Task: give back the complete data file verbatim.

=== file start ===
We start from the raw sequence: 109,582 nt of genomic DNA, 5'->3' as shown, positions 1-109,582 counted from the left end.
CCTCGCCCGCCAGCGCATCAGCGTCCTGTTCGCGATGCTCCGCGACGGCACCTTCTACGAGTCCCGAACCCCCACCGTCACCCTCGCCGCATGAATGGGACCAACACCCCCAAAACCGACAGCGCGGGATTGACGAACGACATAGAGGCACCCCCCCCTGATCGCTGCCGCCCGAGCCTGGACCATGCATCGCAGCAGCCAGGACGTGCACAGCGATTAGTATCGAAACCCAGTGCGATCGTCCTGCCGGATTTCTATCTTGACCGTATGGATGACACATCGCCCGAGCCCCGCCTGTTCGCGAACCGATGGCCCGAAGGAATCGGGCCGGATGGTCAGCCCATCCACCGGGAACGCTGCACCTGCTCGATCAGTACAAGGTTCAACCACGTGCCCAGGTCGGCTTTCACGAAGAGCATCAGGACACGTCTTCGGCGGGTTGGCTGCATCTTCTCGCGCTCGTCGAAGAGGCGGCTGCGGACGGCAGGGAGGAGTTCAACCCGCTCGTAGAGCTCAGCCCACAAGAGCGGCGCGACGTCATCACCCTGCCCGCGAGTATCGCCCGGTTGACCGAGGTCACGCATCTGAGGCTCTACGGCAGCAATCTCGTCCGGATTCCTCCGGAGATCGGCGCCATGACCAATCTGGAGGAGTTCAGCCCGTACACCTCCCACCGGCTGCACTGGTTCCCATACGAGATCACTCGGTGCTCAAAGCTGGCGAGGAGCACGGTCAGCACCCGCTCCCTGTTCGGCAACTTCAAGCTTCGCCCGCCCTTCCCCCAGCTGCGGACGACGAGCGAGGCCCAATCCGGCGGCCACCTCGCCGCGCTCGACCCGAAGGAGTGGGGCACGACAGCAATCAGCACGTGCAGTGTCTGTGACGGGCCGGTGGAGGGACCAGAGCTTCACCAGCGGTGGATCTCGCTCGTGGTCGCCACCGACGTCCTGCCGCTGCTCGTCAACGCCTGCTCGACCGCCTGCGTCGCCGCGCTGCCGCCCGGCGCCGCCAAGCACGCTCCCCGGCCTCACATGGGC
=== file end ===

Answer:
We start from the raw sequence: 109,582 nt of genomic DNA, 5'->3' as shown, positions 1-109,582 counted from the left end.
CCTCGCCCGCCAGCGCATCAGCGTCCTGTTCGCGATGCTCCGCGACGGCACCTTCTACGAGTCCCGAACCCCCACCGTCACCCTCGCCGCATGAATGGGACCAACACCCCCAAAACCGACAGCGCGGGATTGACGAACGACATAGAGGCACCCCCCCCTGATCGCTGCCGCCCGAGCCTGGACCATGCATCGCAGCAGCCAGGACGTGCACAGCGATTAGTATCGAAACCCAGTGCGATCGTCCTGCCGGATTTCTATCTTGACCGTATGGATGACACATCGCCCGAGCCCCGCCTGTTCGCGAACCGATGGCCCGAAGGAATCGGGCCGGATGGTCAGCCCATCCACCGGGAACGCTGCACCTGCTCGATCAGTACAAGGTTCAACCACGTGCCCAGGTCGGCTTTCACGAAGAGCATCAGGACACGTCTTCGGCGGGTTGGCTGCATCTTCTCGCGCTCGTCGAAGAGGCGGCTGCGGACGGCAGGGAGGAGTTCAACCCGCTCGTAGAGCTCAGCCCACAAGAGCGGCGCGACGTCATCACCCTGCCCGCGAGTATCGCCCGGTTGACCGAGGTCACGCATCTGAGGCTCTACGGCAGCAATCTCGTCCGGATTCCTCCGGAGATCGGCGCCATGACCAATCTGGAGGAGTTCAGCCCGTACACCTCCCACCGGCTGCACTGGTTCCCATACGAGATCACTCGGTGCTCAAAGCTGGCGAGGAGCACGGTCAGCACCCGCTCCCTGTTCGGCAACTTCAAGCTTCGCCCGCCCTTCCCCCAGCTGCGGACGACGAGCGAGGCCCAATCCGGCGGCCACCTCGCCGCGCTCGACCCGAAGGAGTGGGGCACGACAGCAATCAGCACGTGCAGTGTCTGTGACGGGCCGGTGGAGGGACCAGAGCTTCACCAGCGGTGGATCTCGCTCGTGGTCGCCACCGACGTCCTGCCGCTGCTCGTCAACGCCTGCTCGACCGCCTGCGTCGCCGCGCTGCCGCCCGGCGCCGCCAAGCACGCTCCCCGGCCTCACATGGGC